- If a person with generalised anxiety disorder (GAD) chooses drug treatment, offer a selective serotonin reuptake inhibitor (SSRI). Consider offering sertraline. Informed consent should be obtained and documented. Monitor the person carefully for adverse reactions (off-label use for some SSRIs).
- If sertraline is ineffective, offer an alternative SSRI or a serotonin–noradrenaline reuptake inhibitor (SNRI), taking into account the following factors:
• tendency to produce a withdrawal syndrome (especially with paroxetine and venlafaxine)
• the side-effect profile and the potential for drug interactions
• the risk of suicide and likelihood of toxicity in overdose (especially with venlafaxine)
• the person’s prior experience of treatment with individual drugs (particularly adherence, effectiveness, side effects, experience of withdrawal syndrome and the person’s preference).
- If the person cannot tolerate SSRIs or SNRIs, consider offering pregabalin.
- Do not offer a benzodiazepine for the treatment of GAD in primary or secondary care except as a short-term measure during crises.
- Do not offer an antipsychotic for the treatment of GAD in primary care.
- Before prescribing any medication, discuss the treatment options and any concerns the person with GAD has about taking medication. Explain fully the reasons for prescribing and provide written and verbal information on:
• the likely benefits of different treatments
• the different propensities of each drug for side effects, withdrawal syndromes and drug interactions.
• the risk of activation with SSRIs and SNRIs, with symptoms such as increased anxiety, agitation and problems sleeping
• the gradual development, over 1 week or more, of the full anxiolytic effect
• the importance of taking medication as prescribed and the need to continue treatment after remission to avoid relapse. Take into account the increased risk of bleeding associated with SSRIs, particularly for older people or people taking other drugs that can damage the gastrointestinal mucosa or interfere with clotting (see advice below).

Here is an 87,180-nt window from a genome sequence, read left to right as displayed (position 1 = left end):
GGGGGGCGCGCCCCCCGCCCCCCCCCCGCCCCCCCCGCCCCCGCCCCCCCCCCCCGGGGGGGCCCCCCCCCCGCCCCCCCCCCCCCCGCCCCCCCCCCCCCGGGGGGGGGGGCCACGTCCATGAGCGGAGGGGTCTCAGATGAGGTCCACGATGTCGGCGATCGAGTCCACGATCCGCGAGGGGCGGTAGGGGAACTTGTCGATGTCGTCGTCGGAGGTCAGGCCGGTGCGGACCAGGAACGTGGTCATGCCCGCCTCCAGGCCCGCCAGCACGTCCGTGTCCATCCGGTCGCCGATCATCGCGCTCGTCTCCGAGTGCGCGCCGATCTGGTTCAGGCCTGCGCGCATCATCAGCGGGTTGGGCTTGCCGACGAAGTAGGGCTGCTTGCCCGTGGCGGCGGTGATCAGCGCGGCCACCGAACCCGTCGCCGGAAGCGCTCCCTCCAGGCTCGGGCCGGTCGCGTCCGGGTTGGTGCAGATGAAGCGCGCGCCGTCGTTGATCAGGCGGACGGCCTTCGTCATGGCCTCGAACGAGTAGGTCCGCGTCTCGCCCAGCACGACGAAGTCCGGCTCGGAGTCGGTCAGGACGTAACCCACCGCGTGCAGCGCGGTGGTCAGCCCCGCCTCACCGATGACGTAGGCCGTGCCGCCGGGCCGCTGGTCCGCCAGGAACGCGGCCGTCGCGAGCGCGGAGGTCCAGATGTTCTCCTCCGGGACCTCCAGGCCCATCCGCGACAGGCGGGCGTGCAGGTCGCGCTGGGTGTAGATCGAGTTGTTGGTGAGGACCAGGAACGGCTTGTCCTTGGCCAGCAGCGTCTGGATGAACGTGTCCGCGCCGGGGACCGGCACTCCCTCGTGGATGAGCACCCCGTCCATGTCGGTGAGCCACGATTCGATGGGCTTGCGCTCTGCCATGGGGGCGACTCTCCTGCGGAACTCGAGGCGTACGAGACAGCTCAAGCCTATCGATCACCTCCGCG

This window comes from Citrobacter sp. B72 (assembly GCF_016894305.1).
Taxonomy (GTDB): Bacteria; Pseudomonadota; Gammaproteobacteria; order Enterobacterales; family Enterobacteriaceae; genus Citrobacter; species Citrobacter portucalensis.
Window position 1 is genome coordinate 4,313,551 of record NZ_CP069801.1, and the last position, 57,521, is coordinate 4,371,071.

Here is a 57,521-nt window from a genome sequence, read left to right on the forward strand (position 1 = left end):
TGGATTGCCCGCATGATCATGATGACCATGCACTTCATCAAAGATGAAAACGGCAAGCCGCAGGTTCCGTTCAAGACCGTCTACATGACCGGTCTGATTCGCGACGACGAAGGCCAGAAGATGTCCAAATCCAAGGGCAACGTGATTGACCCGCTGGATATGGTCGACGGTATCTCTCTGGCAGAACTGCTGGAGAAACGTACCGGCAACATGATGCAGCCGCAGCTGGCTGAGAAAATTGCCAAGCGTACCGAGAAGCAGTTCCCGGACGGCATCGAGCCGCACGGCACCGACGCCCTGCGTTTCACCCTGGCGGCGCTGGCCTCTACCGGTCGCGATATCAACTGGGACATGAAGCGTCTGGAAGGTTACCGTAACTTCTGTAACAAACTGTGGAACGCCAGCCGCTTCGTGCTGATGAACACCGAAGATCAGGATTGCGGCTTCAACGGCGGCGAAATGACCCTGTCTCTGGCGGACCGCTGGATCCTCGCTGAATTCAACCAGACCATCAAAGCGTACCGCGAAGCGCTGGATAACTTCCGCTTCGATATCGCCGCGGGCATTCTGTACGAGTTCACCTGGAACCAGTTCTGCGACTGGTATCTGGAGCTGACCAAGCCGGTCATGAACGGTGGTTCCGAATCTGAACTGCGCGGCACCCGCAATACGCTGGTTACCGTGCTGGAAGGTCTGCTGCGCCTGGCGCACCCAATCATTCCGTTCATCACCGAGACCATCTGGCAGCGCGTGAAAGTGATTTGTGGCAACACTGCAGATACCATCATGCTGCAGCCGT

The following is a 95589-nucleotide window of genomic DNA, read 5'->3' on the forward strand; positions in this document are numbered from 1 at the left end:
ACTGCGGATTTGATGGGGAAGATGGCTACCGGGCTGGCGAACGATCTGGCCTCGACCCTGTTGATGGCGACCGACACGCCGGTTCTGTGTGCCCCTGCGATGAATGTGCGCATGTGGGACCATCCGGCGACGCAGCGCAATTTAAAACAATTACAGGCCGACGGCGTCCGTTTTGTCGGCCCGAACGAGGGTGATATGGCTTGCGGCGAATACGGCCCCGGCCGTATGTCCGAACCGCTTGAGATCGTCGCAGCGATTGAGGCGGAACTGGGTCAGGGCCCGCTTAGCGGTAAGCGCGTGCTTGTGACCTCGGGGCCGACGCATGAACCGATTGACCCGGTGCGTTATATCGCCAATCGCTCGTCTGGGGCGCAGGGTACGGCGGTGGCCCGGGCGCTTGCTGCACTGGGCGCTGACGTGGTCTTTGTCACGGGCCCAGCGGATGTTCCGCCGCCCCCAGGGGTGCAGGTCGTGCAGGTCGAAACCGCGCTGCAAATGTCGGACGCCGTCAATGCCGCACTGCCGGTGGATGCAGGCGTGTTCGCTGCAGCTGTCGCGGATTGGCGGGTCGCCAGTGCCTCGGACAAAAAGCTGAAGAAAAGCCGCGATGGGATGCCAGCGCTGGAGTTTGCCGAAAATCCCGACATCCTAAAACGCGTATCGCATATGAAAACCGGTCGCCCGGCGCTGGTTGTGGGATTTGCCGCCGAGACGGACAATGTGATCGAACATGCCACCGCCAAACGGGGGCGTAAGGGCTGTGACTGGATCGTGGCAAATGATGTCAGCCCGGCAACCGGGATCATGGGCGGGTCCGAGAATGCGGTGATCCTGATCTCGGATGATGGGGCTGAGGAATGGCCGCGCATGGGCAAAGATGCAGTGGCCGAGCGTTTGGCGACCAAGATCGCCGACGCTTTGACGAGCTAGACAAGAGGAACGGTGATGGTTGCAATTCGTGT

- For people aged under 30 who are offered an SSRI or SNRI:
• warn them that these drugs are associated with an increased risk of suicidal thinking and self-harm in a minority of people under 30 and
• see them within 1 week of first prescribing and
• monitor the risk of suicidal thinking and self-harm weekly for the first month.
- For people who develop side effects soon after starting drug treatment, provide information and consider 1 of the following strategies:
• monitoring the person’s symptoms closely (if the side effects are mild and acceptable to the person) or
• reducing the dose of the drug or
• stopping the drug and, according to the person’s preference, offering either
－ an alternative drug or
－ a high-intensity psychological intervention
- Review the effectiveness and side effects of the drug every 2 to 4 weeks during the first 3 months of treatment and every 3 months thereafter.
- If the drug is effective, advise the person to continue taking it for at least a year as the likelihood of relapse is high.
- Dosulepin should not be prescribed.
- In patients with dementia, narrow angle glaucoma, cardiac conduction abnormalities, prostatism, chronic constipation, recent falls, prior history of urinary retention or orthostatic hypotension (risk of worsening these conditions).
- For both citalopram and escitalopram, elderly patients have a higher exposure due to age-related decline in metabolism and elimination. The maximum dose of both medicines has therefore been restricted in patients older than 65 years.